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NetSuite Goes It Alone
At the end of this month the Oracle Small Business Suite on-demand service provided by NetSuite will be rebranded NetSuite Small Business Suite.
Posted Jun 22, 2004
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After a three-year run NetSuite's marketing agreement with Oracle has come to an end. As of the end of this month the Oracle Small Business Suite on-demand service provided by NetSuite will be rebranded NetSuite Small Business Suite, ending Oracle's direct involvement with the company. Oracle Chairman and CEO Larry Ellison will, however, retain his 50 percent stake in NetSuite. Oracle Small Business Suite was NetSuite's entry-level product, focused primarily on NetSuite's accounting functionality. According to NetSuite CEO Zach Nelson, the functionality in the rebranded product will be identical. A small price cut is also reportedly part of the change. NetSuite currently offers four service packages: NetSuite Small Business, NetSuite, NetCRM, and NetERP. The NetCRM and NetERP packages focus on specific front- or back-office capabilities for companies not yet ready to commit to the complete range of functionality. It remains to be seen how Oracle will fill this newly created gap in its SMB portfolio. Oracle's On Demand unit is focused on bringing solutions to market that are Web-based and easier to deploy, but Sheryl Kingstone, Yankee Group CRM program manager, says that the two approaches are miles apart: "Oracle On Demand is still basically the same code base as the [on-premise] Oracle application, and that's not necessarily what the NetSuites of the world have been delivering--an application created for the mid-market." Although NetSuite says that Oracle-branded customers only account for 5 percent of revenues, a number of those customers had upgraded to NetSuite-branded services because Oracle Small Business Suite was not modular. According to Nelson, the new NetSuite Small Business Suite will allow smaller incremental upgrades, rather than requiring a step up to one of the more expensive services. NetSuite must prove in the meanwhile that it can swim without the big-name branding of Oracle. "Does this hurt NetSuite? I think NetSuite in the beginning needed Oracle for some foundation and validation that they weren't going to go away," Kingstone says.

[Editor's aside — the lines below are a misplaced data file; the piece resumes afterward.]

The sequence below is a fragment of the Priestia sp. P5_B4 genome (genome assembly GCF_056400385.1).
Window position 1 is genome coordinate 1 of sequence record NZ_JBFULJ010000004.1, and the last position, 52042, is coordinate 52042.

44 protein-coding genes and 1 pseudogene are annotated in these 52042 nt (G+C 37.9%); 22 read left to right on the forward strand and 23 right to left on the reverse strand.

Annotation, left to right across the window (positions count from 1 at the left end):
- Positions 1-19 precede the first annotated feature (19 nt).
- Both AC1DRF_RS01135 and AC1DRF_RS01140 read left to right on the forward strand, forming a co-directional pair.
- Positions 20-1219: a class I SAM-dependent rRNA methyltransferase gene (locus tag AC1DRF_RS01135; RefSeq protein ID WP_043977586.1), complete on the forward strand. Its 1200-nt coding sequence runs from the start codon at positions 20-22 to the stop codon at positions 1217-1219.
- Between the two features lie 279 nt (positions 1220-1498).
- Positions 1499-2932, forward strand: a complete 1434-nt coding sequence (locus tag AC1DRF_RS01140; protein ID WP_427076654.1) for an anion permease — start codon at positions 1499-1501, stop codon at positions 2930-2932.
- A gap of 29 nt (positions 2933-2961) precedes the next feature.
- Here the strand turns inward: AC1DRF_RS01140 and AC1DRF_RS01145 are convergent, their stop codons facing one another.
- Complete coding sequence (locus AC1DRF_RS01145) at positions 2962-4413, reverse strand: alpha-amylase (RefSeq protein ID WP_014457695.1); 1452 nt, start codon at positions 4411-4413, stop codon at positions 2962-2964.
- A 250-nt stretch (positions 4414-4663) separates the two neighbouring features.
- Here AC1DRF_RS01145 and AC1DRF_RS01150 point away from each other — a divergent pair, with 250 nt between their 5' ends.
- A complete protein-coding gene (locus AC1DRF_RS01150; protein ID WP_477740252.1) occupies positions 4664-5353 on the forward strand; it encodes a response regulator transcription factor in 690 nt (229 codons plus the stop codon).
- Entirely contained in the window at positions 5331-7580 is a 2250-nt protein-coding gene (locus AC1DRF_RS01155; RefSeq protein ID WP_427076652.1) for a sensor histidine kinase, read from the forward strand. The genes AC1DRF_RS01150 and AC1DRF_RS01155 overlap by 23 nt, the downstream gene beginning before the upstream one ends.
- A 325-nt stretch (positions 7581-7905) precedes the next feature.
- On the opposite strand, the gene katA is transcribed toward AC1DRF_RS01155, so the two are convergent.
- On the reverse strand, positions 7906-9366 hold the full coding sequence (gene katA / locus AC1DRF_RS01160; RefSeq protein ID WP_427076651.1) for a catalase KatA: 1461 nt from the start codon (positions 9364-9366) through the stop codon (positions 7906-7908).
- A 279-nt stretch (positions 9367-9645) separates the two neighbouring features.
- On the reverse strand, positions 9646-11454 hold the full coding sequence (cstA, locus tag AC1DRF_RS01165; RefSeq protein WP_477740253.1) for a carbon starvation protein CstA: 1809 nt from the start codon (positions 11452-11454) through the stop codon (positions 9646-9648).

According to Nelson, NetSuite has no plans to partner with another organization to rebrand the Small Business suite or any other service package. And Oracle, for its part, will face new scrutiny about its interest in business below the enterprise level. "The question now is, has Oracle changed their mind, and is Oracle going to dedicate money into this space?" Kingstone says.
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